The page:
Southern Highlands newcomers have big plans for their propertyMay 8, 2020
Southern Highlands newcomers James and Kylie Fitzpatrick have big plans for their new property, ‘Glenora’, at Avoca.
The husband and wife team bought the old dairy farm with the idea of developing it into a beef cattle operation.
The pair have been busy bringing the 112ha property up to scratch, organising fencing, drainage, cultivation and cropping.
“We’ve spent a lot of money bringing it into line, including internal fencing, an internal drainage system, and more recently, we deep ripped all the cultivation country,” Mr Fitzpatrick said.
“The money spent on the internal drainage was well and truly justified over the past couple of months, with big areas turned to a soak during the 300 – 400mm we received.”
Heading into spring 2019, the farmers planned to grow corn for silage, but with deteriorating seasonal conditions and no sub soil moisture, they consulted Bowral Co-op agronomist Alex Good.
They decided to plant forage sorghum for hay and silage as a lower risk alternative, sowing their entire 80ha farming area to the crop.
They planted 48ha of Sprint due to its very fine stems and leaves which are perfect for hay, along with 32ha of BMR Rocket for round bale silage and/or hay.
“Ideally I would love to put any silage I make into a pit rather than bale it, but last season was different and part of my planning was to sell the excess hay/silage I put into round bales,” Mr Fitzpatrick said.
The 2019/20 summer season ended up being a real challenge for them, with very limited soil moisture at planting resulting in a very sparse germination originally. Luckily, everything came up later when rain fell in January. However, with no recent cultivation history, there were soft and hard spots throughout the paddocks resulting in loss of plant stands. They managed to cut it all around February 14.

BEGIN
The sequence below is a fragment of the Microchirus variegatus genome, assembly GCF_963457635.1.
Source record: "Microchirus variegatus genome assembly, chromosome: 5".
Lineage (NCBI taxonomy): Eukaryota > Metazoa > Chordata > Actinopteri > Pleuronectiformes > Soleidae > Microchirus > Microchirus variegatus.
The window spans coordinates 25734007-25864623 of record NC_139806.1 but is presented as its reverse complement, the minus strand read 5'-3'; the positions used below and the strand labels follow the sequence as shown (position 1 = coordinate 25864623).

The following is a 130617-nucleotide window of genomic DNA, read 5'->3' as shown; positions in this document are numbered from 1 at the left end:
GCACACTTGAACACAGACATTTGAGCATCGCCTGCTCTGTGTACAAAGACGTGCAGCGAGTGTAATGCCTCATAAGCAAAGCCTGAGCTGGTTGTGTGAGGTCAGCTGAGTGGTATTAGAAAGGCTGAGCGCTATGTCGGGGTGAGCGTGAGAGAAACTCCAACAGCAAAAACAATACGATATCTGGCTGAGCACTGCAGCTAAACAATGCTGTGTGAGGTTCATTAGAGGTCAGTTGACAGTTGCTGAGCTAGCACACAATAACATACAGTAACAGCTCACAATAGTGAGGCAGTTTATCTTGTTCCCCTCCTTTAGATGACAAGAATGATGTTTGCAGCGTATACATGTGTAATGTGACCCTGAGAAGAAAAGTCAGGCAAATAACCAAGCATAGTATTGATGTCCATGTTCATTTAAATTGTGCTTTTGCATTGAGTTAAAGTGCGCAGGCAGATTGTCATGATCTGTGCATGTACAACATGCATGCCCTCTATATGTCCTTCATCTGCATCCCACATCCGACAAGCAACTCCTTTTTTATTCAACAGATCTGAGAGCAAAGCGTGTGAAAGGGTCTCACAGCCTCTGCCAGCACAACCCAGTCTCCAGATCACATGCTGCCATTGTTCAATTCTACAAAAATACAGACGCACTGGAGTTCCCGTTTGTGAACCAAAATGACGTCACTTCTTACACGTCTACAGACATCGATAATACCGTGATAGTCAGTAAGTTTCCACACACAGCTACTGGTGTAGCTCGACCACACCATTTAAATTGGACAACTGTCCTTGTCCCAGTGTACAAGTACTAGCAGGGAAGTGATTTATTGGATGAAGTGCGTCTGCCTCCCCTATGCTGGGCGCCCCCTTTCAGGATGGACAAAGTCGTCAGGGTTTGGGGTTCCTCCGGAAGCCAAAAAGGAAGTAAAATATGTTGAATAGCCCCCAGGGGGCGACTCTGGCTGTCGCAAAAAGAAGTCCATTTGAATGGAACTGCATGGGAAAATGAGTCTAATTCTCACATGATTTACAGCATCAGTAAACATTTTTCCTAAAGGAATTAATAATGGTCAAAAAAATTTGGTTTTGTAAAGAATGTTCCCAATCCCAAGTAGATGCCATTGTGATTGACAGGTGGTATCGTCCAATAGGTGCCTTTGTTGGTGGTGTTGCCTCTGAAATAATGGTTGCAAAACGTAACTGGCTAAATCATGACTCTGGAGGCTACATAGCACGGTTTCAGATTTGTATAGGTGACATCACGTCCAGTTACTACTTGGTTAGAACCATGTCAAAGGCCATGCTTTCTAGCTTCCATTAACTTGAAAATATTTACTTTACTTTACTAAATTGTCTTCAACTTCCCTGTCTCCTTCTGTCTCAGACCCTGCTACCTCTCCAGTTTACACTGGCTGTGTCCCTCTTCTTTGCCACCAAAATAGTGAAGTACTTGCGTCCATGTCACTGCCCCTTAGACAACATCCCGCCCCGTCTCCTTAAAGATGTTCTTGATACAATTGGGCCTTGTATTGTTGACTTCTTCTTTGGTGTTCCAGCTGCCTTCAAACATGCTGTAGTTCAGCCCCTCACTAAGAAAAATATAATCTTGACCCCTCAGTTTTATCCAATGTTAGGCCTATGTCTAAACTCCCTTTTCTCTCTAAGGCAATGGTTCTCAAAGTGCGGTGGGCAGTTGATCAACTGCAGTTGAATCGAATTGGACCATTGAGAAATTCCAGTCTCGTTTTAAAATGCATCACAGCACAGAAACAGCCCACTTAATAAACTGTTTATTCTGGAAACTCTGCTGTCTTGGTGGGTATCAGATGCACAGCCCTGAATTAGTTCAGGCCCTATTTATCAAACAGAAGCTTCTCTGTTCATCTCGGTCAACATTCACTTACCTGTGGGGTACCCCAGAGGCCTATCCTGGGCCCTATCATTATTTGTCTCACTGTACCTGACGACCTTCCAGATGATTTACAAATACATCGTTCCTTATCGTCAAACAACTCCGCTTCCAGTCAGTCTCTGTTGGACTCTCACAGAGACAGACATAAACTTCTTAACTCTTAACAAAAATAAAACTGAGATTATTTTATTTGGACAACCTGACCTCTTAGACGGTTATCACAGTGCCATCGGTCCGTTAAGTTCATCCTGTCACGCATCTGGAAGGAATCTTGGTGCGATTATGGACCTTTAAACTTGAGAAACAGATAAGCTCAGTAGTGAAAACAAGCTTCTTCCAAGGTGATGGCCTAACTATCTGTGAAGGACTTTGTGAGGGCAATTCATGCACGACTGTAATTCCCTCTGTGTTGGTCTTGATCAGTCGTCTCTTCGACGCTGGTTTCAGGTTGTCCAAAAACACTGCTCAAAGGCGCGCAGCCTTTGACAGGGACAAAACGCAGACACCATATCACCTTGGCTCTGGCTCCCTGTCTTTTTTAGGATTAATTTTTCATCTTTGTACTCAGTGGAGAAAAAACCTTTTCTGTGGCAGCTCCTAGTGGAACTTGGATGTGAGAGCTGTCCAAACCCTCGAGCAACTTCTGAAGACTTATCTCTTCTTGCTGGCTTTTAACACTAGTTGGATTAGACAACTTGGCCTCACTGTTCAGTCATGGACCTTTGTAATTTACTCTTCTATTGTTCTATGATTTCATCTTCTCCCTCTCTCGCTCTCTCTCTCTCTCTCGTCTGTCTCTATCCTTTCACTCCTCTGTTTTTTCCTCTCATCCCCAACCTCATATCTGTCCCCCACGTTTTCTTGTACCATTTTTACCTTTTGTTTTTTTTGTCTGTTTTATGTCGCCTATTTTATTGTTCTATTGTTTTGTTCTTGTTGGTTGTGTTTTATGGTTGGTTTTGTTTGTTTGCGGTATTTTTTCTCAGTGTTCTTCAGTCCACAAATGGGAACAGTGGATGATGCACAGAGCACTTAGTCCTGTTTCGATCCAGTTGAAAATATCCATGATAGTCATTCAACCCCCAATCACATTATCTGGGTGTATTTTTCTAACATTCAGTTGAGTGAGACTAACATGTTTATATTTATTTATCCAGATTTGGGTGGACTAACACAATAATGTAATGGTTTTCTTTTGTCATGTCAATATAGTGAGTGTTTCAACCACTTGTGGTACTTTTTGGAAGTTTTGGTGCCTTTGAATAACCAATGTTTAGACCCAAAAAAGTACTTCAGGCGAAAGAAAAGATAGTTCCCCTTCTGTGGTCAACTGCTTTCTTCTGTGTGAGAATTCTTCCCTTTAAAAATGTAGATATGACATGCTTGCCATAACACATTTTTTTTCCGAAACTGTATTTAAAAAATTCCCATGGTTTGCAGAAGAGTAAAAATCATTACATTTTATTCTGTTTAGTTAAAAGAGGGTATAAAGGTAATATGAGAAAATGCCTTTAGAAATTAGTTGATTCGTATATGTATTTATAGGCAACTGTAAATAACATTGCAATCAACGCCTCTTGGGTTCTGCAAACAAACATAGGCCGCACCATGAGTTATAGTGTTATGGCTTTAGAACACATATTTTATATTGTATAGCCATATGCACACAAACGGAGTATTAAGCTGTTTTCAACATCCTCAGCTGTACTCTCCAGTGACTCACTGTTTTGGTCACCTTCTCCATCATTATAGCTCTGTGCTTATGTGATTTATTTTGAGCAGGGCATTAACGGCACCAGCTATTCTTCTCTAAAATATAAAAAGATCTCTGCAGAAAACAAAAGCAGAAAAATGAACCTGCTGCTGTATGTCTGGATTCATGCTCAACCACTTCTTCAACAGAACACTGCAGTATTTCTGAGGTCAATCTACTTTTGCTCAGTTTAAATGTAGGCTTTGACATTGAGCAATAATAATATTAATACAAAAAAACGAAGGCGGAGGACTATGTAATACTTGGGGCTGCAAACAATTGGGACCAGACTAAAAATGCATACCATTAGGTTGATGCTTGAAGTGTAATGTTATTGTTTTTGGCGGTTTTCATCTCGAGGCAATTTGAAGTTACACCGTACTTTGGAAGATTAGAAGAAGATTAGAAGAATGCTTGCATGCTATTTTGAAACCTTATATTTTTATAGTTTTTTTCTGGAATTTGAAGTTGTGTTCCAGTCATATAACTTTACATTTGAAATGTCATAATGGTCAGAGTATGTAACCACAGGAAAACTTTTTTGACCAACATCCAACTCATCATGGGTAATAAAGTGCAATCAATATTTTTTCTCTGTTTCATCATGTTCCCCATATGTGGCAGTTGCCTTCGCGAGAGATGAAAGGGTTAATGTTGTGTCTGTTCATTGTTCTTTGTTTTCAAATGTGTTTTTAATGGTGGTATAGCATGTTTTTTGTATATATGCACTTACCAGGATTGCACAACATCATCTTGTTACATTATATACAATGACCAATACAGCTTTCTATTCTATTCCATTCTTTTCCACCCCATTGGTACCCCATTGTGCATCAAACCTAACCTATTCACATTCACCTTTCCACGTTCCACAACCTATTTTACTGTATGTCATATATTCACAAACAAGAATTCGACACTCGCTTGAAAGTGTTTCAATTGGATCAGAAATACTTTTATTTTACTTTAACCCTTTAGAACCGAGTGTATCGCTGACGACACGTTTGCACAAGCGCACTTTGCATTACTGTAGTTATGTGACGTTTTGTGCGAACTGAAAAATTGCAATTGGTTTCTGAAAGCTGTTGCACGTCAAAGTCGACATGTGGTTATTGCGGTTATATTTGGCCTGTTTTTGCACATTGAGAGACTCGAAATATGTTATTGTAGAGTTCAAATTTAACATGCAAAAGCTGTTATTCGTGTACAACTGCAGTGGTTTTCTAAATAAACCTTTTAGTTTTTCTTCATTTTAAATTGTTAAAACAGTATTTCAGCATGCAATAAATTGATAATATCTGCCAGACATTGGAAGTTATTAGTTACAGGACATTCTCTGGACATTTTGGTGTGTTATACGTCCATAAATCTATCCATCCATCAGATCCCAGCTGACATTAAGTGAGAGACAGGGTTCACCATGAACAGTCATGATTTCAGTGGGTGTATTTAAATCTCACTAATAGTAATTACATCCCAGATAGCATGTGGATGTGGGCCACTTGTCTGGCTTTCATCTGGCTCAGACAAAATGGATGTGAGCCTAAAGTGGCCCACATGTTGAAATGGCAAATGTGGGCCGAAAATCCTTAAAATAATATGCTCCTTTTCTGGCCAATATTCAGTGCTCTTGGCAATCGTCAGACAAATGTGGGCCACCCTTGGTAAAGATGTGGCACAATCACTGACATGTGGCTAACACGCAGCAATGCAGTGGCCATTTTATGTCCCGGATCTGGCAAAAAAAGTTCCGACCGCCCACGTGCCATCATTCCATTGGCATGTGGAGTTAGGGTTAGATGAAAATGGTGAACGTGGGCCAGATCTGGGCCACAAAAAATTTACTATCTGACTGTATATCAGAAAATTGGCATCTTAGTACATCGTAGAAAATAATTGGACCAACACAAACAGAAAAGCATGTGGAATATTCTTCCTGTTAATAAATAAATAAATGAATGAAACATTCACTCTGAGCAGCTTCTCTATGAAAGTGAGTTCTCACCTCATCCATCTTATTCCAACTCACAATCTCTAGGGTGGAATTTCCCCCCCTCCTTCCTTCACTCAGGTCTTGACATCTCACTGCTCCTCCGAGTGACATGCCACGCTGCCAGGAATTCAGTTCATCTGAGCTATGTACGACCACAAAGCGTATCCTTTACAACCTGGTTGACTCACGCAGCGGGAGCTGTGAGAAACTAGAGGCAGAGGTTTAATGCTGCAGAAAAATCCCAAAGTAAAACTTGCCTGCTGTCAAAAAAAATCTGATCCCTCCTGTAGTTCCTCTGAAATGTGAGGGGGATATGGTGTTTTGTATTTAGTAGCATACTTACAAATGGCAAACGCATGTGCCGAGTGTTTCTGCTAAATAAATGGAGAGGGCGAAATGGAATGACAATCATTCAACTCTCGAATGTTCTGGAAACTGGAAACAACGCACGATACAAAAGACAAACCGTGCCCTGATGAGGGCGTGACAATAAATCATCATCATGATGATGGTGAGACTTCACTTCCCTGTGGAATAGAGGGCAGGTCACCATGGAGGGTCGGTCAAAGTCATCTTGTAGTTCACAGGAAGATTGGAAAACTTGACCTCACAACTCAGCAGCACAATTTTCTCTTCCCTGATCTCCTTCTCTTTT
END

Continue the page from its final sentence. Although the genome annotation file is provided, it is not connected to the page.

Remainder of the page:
“It was a little taller than I wanted but this was due to the rain and double germination before the big rain but it still made very nice silage.
“After we swathed the crop, we chopped the material before going into the baler.”
They ended up with 750 round bales off the 80ha. After the first cut, everything turned pear shaped. 300-400mm of rain fell over a period of four to six weeks, resulting in big soak areas with springs opening up and it was just too wet to get a complete second cut.
“We managed to get 200 bales off the drier areas on our second cut and then green mulched it all in.
“A disappointing end, but at least we were able to salvage something and recover our costs.”
The country has since been deep ripped and has been planted to oats/vetch with the idea of putting it into pit silage in the spring.
“Both Sprint and BMR Rocket did the job for us under trying conditions.
“By chopping the material before going into the throat of the baler made it all a nice fine material.
“Now that we have got the property into some sort of shape, we’ll start to introduce cattle, which means our cropping area will fall next season, but we still hope to grow either corn or forage sorghum for silage or even both, but in pits not bales.